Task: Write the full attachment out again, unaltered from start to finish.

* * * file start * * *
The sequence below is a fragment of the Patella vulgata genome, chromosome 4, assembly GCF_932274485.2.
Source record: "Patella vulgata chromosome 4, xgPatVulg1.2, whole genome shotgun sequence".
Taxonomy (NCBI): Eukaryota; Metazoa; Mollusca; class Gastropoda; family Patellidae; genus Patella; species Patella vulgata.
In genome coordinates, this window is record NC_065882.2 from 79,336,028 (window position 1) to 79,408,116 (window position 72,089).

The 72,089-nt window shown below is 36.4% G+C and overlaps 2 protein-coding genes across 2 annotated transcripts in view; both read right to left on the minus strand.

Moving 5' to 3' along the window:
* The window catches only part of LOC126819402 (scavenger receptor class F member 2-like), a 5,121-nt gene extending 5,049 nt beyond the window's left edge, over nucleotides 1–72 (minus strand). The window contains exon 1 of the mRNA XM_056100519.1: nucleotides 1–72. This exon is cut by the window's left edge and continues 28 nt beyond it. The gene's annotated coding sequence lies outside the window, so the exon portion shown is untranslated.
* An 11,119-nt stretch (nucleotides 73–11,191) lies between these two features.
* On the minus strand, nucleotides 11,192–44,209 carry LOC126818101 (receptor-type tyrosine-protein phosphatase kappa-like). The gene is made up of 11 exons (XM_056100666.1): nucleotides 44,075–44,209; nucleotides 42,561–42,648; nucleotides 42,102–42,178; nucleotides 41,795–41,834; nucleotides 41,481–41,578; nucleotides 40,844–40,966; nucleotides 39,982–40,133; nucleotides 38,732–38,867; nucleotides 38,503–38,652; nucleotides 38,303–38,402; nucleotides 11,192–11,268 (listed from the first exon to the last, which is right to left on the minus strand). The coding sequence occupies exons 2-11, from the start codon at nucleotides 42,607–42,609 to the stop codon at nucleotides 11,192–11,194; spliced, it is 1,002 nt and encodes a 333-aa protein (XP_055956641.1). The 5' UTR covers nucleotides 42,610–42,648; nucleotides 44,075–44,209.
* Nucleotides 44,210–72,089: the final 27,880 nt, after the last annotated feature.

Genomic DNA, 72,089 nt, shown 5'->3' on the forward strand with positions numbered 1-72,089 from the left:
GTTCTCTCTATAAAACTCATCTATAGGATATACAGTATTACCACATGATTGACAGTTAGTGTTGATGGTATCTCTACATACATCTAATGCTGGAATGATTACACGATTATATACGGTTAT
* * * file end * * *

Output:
The sequence below is a fragment of the Patella vulgata genome, chromosome 4, assembly GCF_932274485.2.
Source record: "Patella vulgata chromosome 4, xgPatVulg1.2, whole genome shotgun sequence".
Taxonomy (NCBI): Eukaryota; Metazoa; Mollusca; class Gastropoda; family Patellidae; genus Patella; species Patella vulgata.
In genome coordinates, this window is record NC_065882.2 from 79,336,028 (window position 1) to 79,408,116 (window position 72,089).

The 72,089-nt window shown below is 36.4% G+C and overlaps 2 protein-coding genes across 2 annotated transcripts in view; both read right to left on the minus strand.

Moving 5' to 3' along the window:
* The window catches only part of LOC126819402 (scavenger receptor class F member 2-like), a 5,121-nt gene extending 5,049 nt beyond the window's left edge, over nucleotides 1–72 (minus strand). The window contains exon 1 of the mRNA XM_056100519.1: nucleotides 1–72. This exon is cut by the window's left edge and continues 28 nt beyond it. The gene's annotated coding sequence lies outside the window, so the exon portion shown is untranslated.
* An 11,119-nt stretch (nucleotides 73–11,191) lies between these two features.
* On the minus strand, nucleotides 11,192–44,209 carry LOC126818101 (receptor-type tyrosine-protein phosphatase kappa-like). The gene is made up of 11 exons (XM_056100666.1): nucleotides 44,075–44,209; nucleotides 42,561–42,648; nucleotides 42,102–42,178; nucleotides 41,795–41,834; nucleotides 41,481–41,578; nucleotides 40,844–40,966; nucleotides 39,982–40,133; nucleotides 38,732–38,867; nucleotides 38,503–38,652; nucleotides 38,303–38,402; nucleotides 11,192–11,268 (listed from the first exon to the last, which is right to left on the minus strand). The coding sequence occupies exons 2-11, from the start codon at nucleotides 42,607–42,609 to the stop codon at nucleotides 11,192–11,194; spliced, it is 1,002 nt and encodes a 333-aa protein (XP_055956641.1). The 5' UTR covers nucleotides 42,610–42,648; nucleotides 44,075–44,209.
* Nucleotides 44,210–72,089: the final 27,880 nt, after the last annotated feature.

Genomic DNA, 72,089 nt, shown 5'->3' on the forward strand with positions numbered 1-72,089 from the left:
GTTCTCTCTATAAAACTCATCTATAGGATATACAGTATTACCACATGATTGACAGTTAGTGTTGATGGTATCTCTACATACATCTAATGCTGGAATGATTACACGATTATATACGGTTAT